• Assessment

    • Advising

    • Study strategy workshops/courses

    • Tutoring

    • Individual assistance


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Program Best Practices

Mandatory assessment and placement

Program evaluation

Professional development and involvement (include adjunct faculty!)

Tutoring

Low reliance on adjuncts


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Program Best Practices

Monitor progress

Stay true to developmental philosophy

Integrate labs with class


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Instructional Best Practices

  • Learning communities

  • Variety of instructional methods

    • Distance learning

    • Self-paced instruction

    • Peer review

    • Collaborative and small group learning

    • Computer based instruction

    • Mastery learning

    • Active learning


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Instructional Best Practices

“In best-practice institutions developmental instructors consistently utilize a vast array of instructional practices. [They] typically use at least three teaching modes . . . in every class period. . . . This did not mean that developmental instructors needed to abandon the lecture discussion method. . . . They were simply not the sole technique used for teaching.”

-- Hunter Boylan, What Works


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Accommodating Diversity

Workshops on alternate teaching and learning methods

Learning styles inventories

Transition to individual study

Fast track courses only with proper screening

Visual (e.g. PowerPoints)

Hands-on (e.g. manipulatives)


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Instructional Best Practices cont’d

Supplemental Instruction

Frequent testing

Use technology with moderation

Frequent and timely feedback

Mastery learning

Link developmental content to college-level courses


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Instructional Best Practices cont’d

Share with colleagues in a regular, organized fashion.

Teach critical thinking.

Teach learning strategies.

Use active learning.


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Instructional Best Practices cont’d

  • Classroom assessment techniques

    • One Minute Paper

      • What did you learn today that was most meaningful or useful?

      • What unanswered questions do you still have?

    • Muddiest Point

      • What was the least clear point to you? (Students write on index card and instructors use to plan beginning of next class.)

    • Use only if willing to provide feedback.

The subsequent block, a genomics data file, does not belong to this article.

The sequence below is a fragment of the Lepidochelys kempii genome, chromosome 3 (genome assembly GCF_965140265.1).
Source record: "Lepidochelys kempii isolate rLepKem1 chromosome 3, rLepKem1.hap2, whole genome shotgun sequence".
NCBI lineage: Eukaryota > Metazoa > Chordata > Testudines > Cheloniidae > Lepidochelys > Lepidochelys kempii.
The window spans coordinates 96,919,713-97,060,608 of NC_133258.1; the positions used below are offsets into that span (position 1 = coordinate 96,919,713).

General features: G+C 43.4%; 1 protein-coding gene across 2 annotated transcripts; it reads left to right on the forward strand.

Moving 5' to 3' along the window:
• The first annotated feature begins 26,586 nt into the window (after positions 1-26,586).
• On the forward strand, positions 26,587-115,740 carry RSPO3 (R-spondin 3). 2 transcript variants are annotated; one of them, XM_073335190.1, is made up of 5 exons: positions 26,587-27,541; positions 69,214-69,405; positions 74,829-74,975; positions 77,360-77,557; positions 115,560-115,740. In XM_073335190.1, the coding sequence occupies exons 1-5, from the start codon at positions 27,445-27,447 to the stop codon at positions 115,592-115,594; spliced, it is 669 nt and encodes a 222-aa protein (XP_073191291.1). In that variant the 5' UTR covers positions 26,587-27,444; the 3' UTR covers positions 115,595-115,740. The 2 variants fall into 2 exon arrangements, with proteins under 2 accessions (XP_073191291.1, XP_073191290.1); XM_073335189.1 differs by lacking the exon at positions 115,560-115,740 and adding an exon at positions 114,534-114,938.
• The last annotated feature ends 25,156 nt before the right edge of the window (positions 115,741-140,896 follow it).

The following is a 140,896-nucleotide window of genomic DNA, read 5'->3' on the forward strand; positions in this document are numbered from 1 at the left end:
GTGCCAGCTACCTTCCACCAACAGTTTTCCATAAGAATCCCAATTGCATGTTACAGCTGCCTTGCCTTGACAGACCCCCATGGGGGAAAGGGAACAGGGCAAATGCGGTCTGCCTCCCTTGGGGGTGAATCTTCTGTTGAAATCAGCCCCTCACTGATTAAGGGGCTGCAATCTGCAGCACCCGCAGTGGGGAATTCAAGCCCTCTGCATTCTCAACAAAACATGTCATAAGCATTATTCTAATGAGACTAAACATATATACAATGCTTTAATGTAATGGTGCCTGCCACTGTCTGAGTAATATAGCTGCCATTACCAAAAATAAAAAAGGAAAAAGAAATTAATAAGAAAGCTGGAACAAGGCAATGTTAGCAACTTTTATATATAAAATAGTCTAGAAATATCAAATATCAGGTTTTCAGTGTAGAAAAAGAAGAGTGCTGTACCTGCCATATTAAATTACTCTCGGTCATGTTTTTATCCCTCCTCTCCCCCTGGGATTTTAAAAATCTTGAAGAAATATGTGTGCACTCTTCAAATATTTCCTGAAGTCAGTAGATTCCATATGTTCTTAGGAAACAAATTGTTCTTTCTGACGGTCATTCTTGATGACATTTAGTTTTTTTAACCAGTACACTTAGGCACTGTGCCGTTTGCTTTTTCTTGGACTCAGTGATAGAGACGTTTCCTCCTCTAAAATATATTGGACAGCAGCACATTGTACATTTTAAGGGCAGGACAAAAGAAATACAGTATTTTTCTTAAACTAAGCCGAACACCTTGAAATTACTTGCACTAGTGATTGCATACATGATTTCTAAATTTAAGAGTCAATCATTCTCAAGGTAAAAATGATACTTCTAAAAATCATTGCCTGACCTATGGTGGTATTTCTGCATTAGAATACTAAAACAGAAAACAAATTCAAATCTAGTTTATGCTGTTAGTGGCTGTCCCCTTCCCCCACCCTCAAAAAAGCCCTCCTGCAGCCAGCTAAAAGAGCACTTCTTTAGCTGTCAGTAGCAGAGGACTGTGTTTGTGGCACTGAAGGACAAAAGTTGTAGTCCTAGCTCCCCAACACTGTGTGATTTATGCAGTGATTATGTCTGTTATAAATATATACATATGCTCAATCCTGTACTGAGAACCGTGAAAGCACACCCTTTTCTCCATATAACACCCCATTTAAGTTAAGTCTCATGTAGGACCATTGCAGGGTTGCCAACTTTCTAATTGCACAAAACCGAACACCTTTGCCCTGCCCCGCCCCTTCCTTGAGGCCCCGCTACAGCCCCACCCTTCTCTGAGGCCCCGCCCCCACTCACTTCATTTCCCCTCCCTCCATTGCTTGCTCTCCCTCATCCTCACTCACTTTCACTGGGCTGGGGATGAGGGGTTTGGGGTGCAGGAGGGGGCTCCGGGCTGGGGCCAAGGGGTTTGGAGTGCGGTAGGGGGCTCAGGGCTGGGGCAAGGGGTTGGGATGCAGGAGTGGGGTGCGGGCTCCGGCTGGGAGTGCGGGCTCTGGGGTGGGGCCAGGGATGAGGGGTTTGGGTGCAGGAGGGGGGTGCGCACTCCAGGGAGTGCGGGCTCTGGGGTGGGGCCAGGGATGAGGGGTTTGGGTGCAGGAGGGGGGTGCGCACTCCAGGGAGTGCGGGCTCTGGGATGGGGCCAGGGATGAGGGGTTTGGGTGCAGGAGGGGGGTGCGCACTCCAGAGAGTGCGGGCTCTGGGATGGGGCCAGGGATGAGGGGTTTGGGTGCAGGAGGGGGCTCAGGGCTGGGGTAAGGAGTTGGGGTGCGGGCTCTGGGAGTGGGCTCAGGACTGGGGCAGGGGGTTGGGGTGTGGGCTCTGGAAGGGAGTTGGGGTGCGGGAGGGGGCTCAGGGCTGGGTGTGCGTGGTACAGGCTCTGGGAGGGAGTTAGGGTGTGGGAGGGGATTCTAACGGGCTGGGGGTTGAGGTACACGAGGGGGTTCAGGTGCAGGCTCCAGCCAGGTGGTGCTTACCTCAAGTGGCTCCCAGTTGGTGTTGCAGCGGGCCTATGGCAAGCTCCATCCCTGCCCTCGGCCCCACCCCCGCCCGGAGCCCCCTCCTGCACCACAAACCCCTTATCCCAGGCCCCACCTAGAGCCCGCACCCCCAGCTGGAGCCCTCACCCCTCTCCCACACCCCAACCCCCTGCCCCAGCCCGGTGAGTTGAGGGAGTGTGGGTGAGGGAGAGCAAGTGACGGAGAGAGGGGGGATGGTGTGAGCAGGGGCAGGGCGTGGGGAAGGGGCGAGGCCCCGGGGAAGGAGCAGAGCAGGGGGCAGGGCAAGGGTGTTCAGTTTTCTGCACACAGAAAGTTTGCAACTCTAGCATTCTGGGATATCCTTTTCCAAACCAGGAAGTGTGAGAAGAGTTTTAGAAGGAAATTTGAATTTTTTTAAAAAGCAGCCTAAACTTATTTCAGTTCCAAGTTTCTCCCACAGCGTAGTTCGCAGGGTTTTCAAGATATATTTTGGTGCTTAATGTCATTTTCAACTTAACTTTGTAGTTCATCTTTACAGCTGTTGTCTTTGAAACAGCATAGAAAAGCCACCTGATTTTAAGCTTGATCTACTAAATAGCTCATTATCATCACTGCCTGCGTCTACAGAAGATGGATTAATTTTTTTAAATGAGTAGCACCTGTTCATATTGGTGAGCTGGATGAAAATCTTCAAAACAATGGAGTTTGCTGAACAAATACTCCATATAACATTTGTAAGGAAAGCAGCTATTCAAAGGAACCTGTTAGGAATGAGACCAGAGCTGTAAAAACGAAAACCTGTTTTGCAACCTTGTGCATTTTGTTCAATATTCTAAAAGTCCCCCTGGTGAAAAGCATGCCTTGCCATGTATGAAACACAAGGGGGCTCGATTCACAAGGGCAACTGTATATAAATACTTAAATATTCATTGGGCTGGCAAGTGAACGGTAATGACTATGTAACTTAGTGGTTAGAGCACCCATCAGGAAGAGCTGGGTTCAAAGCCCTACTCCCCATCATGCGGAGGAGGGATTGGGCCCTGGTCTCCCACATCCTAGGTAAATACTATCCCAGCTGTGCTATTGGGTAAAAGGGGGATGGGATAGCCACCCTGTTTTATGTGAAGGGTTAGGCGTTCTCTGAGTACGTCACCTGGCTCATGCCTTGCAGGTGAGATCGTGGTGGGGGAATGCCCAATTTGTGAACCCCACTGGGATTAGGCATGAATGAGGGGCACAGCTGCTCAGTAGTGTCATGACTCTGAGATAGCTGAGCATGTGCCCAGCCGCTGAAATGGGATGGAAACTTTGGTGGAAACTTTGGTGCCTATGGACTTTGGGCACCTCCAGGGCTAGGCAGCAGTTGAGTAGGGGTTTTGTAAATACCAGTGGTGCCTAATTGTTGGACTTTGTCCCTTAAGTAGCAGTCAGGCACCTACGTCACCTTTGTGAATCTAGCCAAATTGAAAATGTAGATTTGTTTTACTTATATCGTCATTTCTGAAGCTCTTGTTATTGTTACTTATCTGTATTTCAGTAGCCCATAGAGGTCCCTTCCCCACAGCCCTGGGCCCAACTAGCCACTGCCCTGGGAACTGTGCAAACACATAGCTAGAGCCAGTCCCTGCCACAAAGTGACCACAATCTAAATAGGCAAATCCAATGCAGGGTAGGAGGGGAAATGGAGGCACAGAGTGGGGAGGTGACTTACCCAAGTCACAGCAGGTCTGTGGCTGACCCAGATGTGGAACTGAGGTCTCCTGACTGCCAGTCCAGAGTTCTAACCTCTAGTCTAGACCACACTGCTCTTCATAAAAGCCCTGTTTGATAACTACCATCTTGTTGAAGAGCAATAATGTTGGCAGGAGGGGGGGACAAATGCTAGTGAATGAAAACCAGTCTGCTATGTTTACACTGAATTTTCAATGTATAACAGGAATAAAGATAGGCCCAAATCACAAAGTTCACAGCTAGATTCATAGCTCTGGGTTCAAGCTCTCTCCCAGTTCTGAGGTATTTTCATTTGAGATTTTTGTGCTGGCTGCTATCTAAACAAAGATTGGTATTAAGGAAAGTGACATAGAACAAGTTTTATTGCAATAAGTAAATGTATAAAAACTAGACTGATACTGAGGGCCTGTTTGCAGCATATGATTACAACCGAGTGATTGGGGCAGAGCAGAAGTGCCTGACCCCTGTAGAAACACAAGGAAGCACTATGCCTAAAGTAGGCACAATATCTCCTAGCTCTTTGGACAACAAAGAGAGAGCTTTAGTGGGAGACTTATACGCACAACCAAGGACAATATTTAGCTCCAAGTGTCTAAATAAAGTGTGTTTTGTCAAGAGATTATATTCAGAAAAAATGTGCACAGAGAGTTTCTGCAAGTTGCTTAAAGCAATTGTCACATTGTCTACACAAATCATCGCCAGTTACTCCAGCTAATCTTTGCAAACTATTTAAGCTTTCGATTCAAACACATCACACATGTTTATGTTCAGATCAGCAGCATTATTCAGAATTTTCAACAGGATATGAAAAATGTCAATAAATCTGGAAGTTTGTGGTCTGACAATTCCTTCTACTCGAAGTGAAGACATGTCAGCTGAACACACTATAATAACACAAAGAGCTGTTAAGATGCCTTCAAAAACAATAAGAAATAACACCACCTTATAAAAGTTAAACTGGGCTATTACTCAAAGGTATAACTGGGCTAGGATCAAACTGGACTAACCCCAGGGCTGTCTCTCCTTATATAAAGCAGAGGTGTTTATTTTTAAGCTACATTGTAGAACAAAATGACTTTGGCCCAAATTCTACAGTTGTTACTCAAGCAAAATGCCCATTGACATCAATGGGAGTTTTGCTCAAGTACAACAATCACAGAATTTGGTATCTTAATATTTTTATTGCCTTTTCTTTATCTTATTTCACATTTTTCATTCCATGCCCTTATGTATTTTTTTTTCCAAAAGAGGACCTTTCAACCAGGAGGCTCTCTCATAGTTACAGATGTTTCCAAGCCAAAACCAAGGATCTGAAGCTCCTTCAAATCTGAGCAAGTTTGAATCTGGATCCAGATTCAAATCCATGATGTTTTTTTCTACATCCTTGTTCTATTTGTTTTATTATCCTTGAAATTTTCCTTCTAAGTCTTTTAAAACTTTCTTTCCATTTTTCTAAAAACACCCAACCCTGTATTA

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Redesign

Many states, individual institutions

Rethink what developmental education is for

Modular or other nontraditional approach

Political and money considerations

Cost savings and technology


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Redesign Models

  • National Center for Academic Transformation (www.thencat.org) models:

    • Supplemental

    • Replacement

    • Emporium

    • Online

    • Buffet

    • Linked Workshop


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ETSU Fall 2010 Pilot

  • Our own version of the linked workshop:“Stretch Statistics” (details to be worked out this summer)

    • 5 pilot sections of intermediate algebra become the first half of the core math class, probability and statistics with learning support

    • Second half in spring 2011



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Resources

MyMathLab

Carnegie Learning

Hawkes Learning Systems

Plato

Locally made videos posted on course management software (Blackboard, WebCT, D2L, Moodle, etc.)

Look on iTunesU for several online developmental math class lectures.


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Recommended Reading

Boylan, Hunter. (2002).What Works: Research-Based Best Practices in Developmental Education. Boone, NC: National Center for Developmental Education. http://ncde.appstate.edu

Safford-Ramus, Katherine. Unlatching the Gate: Helping Adult Students Learn Mathematics.www.XLibris.com


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Recommended Reading

Journal of Developmental Education (NADE)

NADE Digest (NADE)

Research and Teaching in Developmental Education (NYCLSA)

AMATYC Journal

NADE Monographs (free on www.nade.net)

Best Practices in Developmental Mathematics (free on www.nademathspin.org)


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This presentation is available on my faculty web page as both a .ppt and PDF:

http://faculty.etsu.edu/stephen/

(Look for a link to the Handouts page, then go to the bottom of the page.)

Daryl Stephens

[email protected] (Note: Not “stephens”)